Finally, we have, lest we forget, another moronic comparison with the ostrich industry.  Was the Wall Street Journal reporter and her editor in attendance when the difference between mammals and birds was explained to them by their science teachers?  Would they tell a breeder of livestock guardian dogs that he may fail to sell any puppies because the parrot breeder down the road went bankrupt?  Ostriches produce meat and eggs.  Alpacas produce fiber, which is widely used by fashion producers.  Would you warn a sheep breeder to get out of business because the chicken farmer in the next town lost his customers?  Jeanne, can you say “species”?  If the alpaca industry fails down the road, it will not do so because of what happened in the ostrich industry.

I did not expect an article in the Wall Street Journal to discuss the intangible rewards of raising alpacas.  Naturally, such a publication would not feature the children who learn responsibility while caring for their animals.  Nor would it describe the satisfaction felt after a day spent in fresh air surrounded by beautiful creatures.  It would not mention the happiness over the birth of a baby, and the sense of contentment and peace we experience as we watch our alpacas play and pronk as dusk descends on the farm.  Menopause?  Sorry, I was too busy to realize I was in it.  Empty nest syndrome?  Don’t think so!  The nest is buzzing with activity.  The nestling that flew out has to make appointments to see me.  No, I did not expect an outsider to appreciate value that cannot be counted in dollars and cents.

What I can demand from a professional publication such as the Wall Street Journal and its editor is unbiased reporting, certainly not the distorted and outright mean spirited view expressed by its reporter.

If you are interested in raising alpacas, I extend an invitation.  Visit my small family farm or one of many others owned by small farmers all over the North American continent.  You will not be introduced to a male worth $750,000.  (I tell my studs each day that they’re each worth at least a million dollars.  They believe me and perform their duties with great enthusiasm).  Instead, you will meet a new wave of livestock producers who passionately love their work.  Contrary to the breeder quoted in the Wall Street Journal, we believe that the end product from our animals is worthy of our time and efforts.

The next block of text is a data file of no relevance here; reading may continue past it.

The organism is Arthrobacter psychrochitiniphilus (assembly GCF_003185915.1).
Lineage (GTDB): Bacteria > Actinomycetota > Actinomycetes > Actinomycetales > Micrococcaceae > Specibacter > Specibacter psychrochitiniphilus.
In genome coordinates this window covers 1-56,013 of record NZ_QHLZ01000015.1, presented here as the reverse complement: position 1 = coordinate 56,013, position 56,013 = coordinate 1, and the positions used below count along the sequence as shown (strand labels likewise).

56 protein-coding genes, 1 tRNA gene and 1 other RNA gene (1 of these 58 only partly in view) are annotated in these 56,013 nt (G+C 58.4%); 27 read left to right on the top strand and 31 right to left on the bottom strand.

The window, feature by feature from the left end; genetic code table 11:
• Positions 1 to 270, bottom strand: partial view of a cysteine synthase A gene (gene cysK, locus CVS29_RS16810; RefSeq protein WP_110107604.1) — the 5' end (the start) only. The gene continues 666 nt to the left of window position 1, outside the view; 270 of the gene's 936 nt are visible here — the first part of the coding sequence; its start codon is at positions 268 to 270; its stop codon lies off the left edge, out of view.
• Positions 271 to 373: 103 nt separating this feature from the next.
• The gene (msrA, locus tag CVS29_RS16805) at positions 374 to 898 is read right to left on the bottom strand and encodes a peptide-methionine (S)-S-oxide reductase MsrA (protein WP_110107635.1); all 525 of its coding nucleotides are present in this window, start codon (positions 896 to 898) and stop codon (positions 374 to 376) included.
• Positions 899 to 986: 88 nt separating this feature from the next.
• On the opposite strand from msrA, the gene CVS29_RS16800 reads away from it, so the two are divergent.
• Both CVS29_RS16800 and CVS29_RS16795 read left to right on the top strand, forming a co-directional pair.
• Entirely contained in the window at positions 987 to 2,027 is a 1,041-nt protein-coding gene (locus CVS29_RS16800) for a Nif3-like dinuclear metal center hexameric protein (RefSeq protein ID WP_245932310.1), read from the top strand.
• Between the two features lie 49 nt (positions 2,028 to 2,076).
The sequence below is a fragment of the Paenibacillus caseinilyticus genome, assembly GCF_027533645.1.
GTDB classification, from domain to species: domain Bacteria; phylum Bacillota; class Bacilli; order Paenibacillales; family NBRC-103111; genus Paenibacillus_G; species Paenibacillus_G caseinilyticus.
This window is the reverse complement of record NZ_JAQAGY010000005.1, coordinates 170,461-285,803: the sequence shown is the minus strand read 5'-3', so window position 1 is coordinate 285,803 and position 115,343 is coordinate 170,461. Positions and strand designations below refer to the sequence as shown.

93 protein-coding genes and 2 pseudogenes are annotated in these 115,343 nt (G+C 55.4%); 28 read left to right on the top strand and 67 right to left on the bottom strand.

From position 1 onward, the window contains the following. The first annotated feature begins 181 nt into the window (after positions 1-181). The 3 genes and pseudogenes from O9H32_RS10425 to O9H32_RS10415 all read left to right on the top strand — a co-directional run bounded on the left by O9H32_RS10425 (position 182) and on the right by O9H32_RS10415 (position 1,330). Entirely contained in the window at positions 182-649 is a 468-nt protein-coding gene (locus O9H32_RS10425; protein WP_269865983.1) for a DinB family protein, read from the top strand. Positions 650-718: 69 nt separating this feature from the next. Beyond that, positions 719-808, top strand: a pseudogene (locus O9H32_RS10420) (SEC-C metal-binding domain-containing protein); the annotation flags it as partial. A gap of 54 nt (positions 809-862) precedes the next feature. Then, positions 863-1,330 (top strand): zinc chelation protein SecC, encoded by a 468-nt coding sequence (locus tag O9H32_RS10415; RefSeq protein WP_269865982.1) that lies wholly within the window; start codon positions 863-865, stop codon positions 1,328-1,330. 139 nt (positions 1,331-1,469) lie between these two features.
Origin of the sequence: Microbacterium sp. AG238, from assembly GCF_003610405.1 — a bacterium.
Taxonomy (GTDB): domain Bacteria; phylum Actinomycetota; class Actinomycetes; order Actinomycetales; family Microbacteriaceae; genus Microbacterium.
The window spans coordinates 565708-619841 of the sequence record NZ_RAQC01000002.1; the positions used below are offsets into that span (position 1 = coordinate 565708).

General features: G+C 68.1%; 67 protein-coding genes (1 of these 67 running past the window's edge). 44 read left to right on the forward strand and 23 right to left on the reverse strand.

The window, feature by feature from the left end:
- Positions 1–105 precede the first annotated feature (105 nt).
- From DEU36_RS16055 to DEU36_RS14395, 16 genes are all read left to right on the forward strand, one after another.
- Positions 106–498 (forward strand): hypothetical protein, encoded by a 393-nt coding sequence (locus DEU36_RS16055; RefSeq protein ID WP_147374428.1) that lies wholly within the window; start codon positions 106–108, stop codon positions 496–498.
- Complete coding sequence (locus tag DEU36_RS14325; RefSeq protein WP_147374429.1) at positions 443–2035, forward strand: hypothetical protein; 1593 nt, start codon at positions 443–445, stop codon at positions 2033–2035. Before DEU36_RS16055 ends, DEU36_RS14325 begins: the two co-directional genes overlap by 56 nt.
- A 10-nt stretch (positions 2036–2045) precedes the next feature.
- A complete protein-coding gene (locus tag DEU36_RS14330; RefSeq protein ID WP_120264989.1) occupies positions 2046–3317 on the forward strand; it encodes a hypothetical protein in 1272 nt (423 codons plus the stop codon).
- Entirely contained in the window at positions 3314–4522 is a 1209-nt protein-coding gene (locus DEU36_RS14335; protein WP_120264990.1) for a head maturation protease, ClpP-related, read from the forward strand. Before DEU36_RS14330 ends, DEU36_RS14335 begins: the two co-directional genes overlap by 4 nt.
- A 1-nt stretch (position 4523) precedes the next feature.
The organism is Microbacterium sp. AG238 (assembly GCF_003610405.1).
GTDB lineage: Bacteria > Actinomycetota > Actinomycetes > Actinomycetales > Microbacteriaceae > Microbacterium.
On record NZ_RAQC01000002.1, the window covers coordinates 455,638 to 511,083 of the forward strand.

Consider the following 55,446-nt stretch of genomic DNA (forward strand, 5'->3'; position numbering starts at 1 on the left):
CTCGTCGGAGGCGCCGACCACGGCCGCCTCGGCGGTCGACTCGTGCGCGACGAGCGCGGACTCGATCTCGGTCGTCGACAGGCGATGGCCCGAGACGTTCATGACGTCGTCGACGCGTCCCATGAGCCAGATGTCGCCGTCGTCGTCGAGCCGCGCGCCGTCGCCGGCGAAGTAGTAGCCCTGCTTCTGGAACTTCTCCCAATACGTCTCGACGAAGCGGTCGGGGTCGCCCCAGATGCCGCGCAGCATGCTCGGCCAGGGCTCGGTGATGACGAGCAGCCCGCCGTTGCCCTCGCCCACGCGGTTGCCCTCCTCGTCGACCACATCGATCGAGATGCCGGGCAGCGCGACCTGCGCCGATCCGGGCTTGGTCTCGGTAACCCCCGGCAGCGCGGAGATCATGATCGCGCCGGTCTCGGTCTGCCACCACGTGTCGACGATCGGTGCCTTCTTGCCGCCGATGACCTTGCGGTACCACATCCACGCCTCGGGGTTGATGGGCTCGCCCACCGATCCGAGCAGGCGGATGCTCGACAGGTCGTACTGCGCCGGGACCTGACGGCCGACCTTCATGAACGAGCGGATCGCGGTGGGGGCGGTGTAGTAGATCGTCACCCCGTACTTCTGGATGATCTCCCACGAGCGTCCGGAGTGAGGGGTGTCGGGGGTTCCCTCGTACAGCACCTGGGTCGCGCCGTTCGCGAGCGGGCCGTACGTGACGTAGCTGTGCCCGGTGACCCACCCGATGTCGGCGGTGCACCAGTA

Small breeders are the true representatives of alpaca farming.  You will discover that many breeders cannot live solely on their alpaca income.  That fact also puts alpaca farms  in sync with the many other small family farms in this country.  Except for huge corporate factory farms, few farmers can support their families exclusively from farm profits.  Many, if not most, have at least one spouse employed on the “outside” or derive income from other farm related activities.  None of my small producer friends claim that raising alpacas is a path to financial wealth.  My husband and I do not expect to get rich from our efforts.  We do, however, enjoy what not many people in this world are able to experience:  although we continuously strive to improve our herd, we are content with what we have.

Ingrid Wood can be reached at 609-261-0696 or stormwindalpacas@comcast.net   Visit
www.StormwindAlpacas.com for directions.  Please call ahead if you wish to visit.